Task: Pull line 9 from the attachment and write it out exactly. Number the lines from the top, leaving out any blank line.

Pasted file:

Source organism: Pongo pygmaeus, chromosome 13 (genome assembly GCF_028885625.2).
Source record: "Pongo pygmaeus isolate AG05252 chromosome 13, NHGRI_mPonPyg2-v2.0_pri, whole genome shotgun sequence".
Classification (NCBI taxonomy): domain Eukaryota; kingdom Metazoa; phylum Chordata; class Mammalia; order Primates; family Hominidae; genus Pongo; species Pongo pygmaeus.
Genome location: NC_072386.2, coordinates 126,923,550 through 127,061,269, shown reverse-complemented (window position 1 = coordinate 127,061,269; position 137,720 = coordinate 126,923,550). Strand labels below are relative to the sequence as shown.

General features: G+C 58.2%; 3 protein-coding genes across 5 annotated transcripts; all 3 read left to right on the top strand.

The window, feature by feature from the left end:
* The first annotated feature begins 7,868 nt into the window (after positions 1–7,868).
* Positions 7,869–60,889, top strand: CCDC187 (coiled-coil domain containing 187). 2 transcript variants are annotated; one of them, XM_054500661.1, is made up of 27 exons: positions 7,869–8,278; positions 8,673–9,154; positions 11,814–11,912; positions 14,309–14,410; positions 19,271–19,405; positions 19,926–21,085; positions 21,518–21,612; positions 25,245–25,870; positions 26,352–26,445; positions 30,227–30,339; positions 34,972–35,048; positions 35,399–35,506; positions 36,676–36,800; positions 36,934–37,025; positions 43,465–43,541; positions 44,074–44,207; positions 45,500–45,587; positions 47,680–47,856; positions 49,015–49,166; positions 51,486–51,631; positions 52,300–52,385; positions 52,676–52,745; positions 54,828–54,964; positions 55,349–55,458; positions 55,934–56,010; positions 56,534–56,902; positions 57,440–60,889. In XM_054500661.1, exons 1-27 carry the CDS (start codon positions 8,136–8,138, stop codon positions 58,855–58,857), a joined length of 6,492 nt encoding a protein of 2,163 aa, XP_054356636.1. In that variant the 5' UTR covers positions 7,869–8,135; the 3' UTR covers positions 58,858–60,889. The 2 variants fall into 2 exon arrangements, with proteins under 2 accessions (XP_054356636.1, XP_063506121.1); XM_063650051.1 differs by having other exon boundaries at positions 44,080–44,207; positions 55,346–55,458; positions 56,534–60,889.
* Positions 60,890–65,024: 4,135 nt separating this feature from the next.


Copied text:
* Positions 60,890–65,024: 4,135 nt separating this feature from the next.